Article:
Example:
Quote
JRJ_TC_Aesculus_01a-0x6534284a-0x0f55ca9c-0xb0f8ec8b.SC4Desc;BSC Props Jeronij Vol 02 Trees http://sc4devotion.com/csxlex/lex_filedesc.php?lotGET=167
JRJ_TC_Aesculus_02-0x6534284a-0x0f55ca9c-0x90f8ef15.SC4Desc;BSC Props Jeronij Vol 02 Trees http://sc4devotion.com/csxlex/lex_filedesc.php?lotGET=167
JRJ_TC_Aesculus_03-0x6534284a-0x0f55ca9c-0xb0f8f17e.SC4Desc;BSC Props Jeronij Vol 02 Trees http://sc4devotion.com/csxlex/lex_filedesc.php?lotGET=167
JRJ_TC_Aesculus_04-0x6534284a-0x0f55ca9c-0xf0f8fa12.SC4Desc;BSC Props Jeronij Vol 02 Trees http://sc4devotion.com/csxlex/lex_filedesc.php?lotGET=167

 ()testing() It is very important to make sure that all files in a download are linked, so that should the end user accidentally click on Backup Now, only the files that need to be removed will be.


 "$Deal"$ If you need to make other notes within your Cleanitol, you can add text, without a filetype before a semicolon, then your message after.
Like so:
Quote
Don't forget; Read The ReadMe

If there is nothing in front of the semicolon, then the program has nothing to look for, and will show no message at all. This can be handy when you need to make notes (or a subliminal message perhaps?) within the file itself.
Quote
;ReadMe's are fun
 ;2 parts orange juice 1 part vodka, splash with grenadine

When you're ready to save your file, I recommend naming it Dependencies - Your Lot Name (obviously inserting your own name & the name of your lot, or pack or mod), making sure that you save it in txt format.

Before packaging up any Cleanitol with your upload, you need to test it out, to make sure you haven't forgotten anything. For Dependency Cleanitols, run the file in Cleanitol with an empty Plugins folder. Double check all of the links. For Removal Cleanitols, run with a full Plugins, then check the Backup folder to make sure that all filenames were typed out correctly. Test again, temporarily naming your new file, adding an a_ to the beginning. If your install files have pointed to multiple folders over the years, copy the new a_file into each of those. Now, run DatPacker. If you get a superseeded message, then you've missed something. DatPacker will tell you which file has been superceded, but not by which file. Of course since your new a_file was datpacked first, you should be able to tell any files that it replaces quite easily. Add those to your Cleanitol, then delete the compressed file for any superseed message you receive, and repeat the process until you get no superceded messages.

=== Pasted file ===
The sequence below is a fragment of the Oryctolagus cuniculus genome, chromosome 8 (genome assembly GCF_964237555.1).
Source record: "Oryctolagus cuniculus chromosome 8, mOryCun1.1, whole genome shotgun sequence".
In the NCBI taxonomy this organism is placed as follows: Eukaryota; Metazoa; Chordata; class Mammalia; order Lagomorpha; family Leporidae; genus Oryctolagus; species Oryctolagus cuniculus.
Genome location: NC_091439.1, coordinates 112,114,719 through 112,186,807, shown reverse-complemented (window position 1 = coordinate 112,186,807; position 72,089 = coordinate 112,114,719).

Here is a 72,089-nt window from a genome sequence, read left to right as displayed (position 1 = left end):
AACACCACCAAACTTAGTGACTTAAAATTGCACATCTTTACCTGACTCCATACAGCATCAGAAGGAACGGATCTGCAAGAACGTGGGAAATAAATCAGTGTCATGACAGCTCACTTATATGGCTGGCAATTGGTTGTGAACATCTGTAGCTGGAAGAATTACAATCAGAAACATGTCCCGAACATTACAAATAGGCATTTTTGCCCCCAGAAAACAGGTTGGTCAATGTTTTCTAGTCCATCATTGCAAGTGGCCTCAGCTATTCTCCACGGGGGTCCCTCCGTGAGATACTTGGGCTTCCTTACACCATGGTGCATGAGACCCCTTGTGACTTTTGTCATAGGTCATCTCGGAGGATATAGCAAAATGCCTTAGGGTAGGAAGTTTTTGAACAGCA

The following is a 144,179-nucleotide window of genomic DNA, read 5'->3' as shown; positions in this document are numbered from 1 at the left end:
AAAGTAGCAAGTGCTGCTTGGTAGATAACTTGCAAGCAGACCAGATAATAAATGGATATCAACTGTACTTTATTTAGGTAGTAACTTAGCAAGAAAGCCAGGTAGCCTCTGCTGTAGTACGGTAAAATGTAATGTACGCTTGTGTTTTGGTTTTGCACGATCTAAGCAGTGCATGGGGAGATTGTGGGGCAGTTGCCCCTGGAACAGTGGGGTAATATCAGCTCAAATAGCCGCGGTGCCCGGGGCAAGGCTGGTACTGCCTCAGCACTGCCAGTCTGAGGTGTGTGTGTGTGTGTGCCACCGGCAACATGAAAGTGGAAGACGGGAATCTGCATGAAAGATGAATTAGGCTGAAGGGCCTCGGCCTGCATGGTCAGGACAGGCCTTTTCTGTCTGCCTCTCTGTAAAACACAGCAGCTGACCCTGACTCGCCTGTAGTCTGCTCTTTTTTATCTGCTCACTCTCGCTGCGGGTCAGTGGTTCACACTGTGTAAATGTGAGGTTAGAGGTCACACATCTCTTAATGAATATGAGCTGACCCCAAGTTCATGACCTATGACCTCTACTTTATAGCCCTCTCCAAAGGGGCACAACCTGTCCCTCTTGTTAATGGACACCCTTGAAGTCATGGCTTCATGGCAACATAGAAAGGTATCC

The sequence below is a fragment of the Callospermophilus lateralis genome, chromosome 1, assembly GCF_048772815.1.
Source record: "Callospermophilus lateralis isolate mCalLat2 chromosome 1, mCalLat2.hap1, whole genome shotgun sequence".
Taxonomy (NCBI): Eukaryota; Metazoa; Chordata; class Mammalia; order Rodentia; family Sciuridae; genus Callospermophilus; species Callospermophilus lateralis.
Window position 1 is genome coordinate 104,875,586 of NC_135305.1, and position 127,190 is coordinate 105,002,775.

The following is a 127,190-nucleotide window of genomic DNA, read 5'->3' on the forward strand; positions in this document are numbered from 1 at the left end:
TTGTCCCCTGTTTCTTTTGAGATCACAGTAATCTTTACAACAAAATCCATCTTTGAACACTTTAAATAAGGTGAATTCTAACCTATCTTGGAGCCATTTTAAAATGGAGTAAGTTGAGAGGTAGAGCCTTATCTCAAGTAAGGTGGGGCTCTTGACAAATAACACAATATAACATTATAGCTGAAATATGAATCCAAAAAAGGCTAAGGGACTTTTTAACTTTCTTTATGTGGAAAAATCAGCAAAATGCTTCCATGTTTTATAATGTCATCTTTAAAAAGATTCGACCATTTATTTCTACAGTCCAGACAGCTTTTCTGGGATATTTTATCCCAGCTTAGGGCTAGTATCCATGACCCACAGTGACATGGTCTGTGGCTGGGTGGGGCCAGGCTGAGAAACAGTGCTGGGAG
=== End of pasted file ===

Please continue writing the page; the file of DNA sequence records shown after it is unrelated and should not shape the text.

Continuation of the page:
()flamdev() Cleanitol can make the process of updating lots, releasing Mega Prop Packs, and clearing the way for new mods a much simpler process for the entire community, as long as the same passion put into creating the Custom Content is put into making sure that it works properly for everyone that wishes to use it.
« Last Edit: February 13, 2008, 01:59:15 AM by xxdita »

Offline SC4BOY

Re: Cleanitol A Guide for Creators
« Reply #1 on: February 10, 2008, 08:14:11 AM »
My my, You've been a busy boy!! Great work and well written!

Offline JoeST

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Re: Cleanitol A Guide for Creators
« Reply #2 on: February 10, 2008, 08:18:10 AM »
You could potentially replace the [quote] tags with  [code] tags, but apart from that small qualm, its brilliant. Thankyou for sharing this with us.

Joe
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Offline SC4BOY

Re: Cleanitol A Guide for Creators
« Reply #3 on: July 28, 2009, 10:42:37 PM »
This has been working happily for some time now, but I've noted an issue which can be a problem with large groups such as BSC which are trying to maintain a lot of files over several versions. The problem comes up where one time a file is named something like
"my good stuff.dat"
in a version, but on another version it may be called
"my_good_stuff.dat"
For cleanitol REMOVE FILE purposes, its simple enough to add BOTH VERSIONS to the list. Then if it finds one version, it works.. or.. if it finds the other version, it still works.. :)

Still well-written documentation AND a great tool.